The patent's assignee for patent number 8617374 is
News editors obtained the following quote from the background information supplied by the inventors: "The present invention relates to capillary electrophoresis, and particularly an improved capillary tube for use to conduct capillary electrophoresis analysis.
"Synthetic fused silica capillary tubing is widely used in the separation sciences, including the popular fields of Gas Chromatography, Capillary Liquid Chromatography, and Capillary Electrophoresis (CE). From its advent in the late 1970's, steady advances in product quality have emerged. Light guiding fused silica capillary tubing by applying soft fluoropolymer coating is the latest step in this continuing development. [See,
"High-performance capillary electrophoresis (HPCE) now represents a set of powerful electromigration techniques whose impact has been felt in virtually all areas of biochemical analysis. [See, Novotny, M. V.; Sudor, J. Electrophoresis 1993, 14, 373-389; Novotny, M. V. High Performance Capillary Electrophoresis, Theory Techniques and Applications,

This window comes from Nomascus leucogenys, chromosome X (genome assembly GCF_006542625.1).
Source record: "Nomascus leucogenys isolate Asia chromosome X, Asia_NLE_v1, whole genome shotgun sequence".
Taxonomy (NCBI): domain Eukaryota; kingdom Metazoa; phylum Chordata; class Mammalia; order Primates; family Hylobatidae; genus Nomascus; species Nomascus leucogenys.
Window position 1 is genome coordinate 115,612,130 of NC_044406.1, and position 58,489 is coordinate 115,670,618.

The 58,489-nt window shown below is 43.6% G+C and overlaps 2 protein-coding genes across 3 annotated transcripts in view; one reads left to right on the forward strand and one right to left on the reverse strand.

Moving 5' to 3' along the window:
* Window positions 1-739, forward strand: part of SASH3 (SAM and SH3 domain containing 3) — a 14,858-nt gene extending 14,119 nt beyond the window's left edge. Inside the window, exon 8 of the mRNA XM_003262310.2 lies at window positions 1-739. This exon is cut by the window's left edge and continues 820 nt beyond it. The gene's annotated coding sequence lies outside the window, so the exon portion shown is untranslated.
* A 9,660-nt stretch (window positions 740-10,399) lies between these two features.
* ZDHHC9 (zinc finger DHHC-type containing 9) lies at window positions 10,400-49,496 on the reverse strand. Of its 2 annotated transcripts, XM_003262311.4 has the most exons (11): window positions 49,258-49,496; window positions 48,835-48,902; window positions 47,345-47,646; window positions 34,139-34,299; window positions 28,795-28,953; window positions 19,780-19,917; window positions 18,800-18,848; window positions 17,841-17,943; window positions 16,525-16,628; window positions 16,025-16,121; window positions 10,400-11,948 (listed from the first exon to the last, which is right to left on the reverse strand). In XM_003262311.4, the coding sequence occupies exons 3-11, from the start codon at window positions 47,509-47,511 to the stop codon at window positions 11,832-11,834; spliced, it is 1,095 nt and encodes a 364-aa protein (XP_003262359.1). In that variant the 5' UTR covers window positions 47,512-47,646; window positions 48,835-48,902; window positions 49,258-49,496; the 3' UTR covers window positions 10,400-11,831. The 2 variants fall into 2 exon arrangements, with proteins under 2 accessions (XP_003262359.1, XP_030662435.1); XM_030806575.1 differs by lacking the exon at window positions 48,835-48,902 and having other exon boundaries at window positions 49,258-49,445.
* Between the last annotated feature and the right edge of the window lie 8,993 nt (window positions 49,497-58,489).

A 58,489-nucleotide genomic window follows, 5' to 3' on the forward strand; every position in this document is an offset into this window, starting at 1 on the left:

"The existing commercial CE systems with laser-induced fluorescence (LIF) detection mechanism that use multiple capillaries/channels for high-throughput applications are complicated in design and operation of the instrument. These systems utilize fused silica capillaries with polyimide coated jacket and a clear window area (i.e., with polyimide jacket removed at the window area) at the detection zone. Soft fluoropolymer coated capillaries have not been used in such multi-channel applications. The polyimide coating (jacket) provides strength and prevents the small OD glass capillaries from breakage. For fluorescence based detection, the polyimide jacket at the detection zone of the capillary must be removed. It is essential that the detection zone of the capillary tube to be completely free of any polyimide material or particulates to provide a clear optical path through the fused silica glass for excitation and direct emission detection/collection of fluorescence signal from the samples (bio-molecules) that are migrating or flowing inside the ID of the tubes.